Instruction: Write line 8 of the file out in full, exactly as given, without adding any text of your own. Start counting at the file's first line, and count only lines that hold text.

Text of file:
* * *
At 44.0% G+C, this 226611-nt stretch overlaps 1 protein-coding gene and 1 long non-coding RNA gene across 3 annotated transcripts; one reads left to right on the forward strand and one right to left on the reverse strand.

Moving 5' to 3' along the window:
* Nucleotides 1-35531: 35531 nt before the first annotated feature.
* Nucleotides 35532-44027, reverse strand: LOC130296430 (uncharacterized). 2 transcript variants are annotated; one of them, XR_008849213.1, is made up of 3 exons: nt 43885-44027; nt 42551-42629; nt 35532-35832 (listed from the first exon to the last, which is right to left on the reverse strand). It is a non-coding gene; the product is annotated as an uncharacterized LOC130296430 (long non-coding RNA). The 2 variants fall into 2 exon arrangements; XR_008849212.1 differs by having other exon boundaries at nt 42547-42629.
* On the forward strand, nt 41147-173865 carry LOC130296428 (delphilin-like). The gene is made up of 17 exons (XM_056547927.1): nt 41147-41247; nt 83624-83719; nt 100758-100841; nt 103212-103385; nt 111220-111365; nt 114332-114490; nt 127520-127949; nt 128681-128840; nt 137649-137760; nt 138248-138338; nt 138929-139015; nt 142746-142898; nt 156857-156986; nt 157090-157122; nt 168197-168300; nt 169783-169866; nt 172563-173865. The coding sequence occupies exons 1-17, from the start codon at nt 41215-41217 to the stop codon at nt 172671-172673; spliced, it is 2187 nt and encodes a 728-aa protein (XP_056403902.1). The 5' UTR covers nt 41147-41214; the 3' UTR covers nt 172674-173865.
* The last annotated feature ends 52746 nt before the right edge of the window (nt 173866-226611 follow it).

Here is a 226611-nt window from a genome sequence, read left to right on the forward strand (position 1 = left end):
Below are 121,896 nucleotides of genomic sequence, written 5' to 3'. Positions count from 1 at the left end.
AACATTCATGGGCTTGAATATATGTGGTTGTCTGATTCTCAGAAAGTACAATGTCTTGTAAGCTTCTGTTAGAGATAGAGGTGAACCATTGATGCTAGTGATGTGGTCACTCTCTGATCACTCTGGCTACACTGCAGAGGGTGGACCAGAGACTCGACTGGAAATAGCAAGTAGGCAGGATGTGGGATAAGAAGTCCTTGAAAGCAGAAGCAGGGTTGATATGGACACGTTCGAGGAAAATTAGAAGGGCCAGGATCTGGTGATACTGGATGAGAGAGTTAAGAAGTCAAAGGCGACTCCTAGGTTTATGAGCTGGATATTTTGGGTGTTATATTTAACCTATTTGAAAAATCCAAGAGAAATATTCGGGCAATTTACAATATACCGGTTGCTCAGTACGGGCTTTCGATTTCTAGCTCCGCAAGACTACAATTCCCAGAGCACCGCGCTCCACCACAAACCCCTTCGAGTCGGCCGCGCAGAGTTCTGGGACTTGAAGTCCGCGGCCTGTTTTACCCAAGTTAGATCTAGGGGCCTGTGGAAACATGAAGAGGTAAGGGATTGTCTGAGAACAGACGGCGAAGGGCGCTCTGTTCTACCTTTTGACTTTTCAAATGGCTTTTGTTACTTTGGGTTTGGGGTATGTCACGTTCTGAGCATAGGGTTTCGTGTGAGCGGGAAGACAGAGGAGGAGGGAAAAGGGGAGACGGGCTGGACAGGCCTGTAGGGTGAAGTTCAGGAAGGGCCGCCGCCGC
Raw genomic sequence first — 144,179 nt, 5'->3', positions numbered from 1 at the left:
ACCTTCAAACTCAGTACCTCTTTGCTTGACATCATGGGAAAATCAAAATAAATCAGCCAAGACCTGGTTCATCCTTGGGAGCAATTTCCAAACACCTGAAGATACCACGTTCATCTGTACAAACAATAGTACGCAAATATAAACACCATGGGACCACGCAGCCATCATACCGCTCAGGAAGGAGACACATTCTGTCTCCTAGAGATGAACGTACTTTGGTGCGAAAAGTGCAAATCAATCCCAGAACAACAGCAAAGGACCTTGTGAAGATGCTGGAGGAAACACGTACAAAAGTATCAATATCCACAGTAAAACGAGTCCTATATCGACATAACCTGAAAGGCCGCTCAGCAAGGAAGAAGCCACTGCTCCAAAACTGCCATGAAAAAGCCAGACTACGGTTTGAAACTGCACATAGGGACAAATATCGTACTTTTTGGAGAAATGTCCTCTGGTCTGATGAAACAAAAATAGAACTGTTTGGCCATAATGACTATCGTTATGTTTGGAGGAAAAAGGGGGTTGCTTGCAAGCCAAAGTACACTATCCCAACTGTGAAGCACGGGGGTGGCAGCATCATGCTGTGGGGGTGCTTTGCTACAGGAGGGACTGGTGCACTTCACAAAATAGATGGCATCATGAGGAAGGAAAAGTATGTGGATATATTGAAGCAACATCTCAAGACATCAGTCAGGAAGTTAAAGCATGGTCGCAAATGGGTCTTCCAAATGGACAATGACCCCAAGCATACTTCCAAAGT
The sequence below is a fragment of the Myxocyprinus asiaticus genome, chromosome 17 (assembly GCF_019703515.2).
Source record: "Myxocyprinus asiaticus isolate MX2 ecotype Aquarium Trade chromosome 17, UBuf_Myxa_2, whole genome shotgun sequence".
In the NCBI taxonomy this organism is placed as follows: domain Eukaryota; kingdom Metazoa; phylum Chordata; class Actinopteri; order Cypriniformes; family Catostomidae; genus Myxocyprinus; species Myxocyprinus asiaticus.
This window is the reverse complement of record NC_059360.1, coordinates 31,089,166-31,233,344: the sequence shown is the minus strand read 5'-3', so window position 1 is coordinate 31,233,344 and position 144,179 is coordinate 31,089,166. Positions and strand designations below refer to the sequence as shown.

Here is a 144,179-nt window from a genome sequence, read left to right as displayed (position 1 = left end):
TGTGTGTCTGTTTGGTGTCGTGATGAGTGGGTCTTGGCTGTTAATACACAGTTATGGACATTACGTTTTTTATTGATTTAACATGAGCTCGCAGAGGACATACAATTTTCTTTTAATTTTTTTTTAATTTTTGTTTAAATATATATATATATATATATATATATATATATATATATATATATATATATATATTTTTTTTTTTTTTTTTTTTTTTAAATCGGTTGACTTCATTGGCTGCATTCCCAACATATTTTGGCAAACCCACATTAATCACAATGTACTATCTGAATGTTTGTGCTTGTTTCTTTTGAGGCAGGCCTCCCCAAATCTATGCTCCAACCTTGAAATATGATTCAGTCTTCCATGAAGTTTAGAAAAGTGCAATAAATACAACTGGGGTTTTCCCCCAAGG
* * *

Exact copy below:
Below are 121,896 nucleotides of genomic sequence, written 5' to 3'. Positions count from 1 at the left end.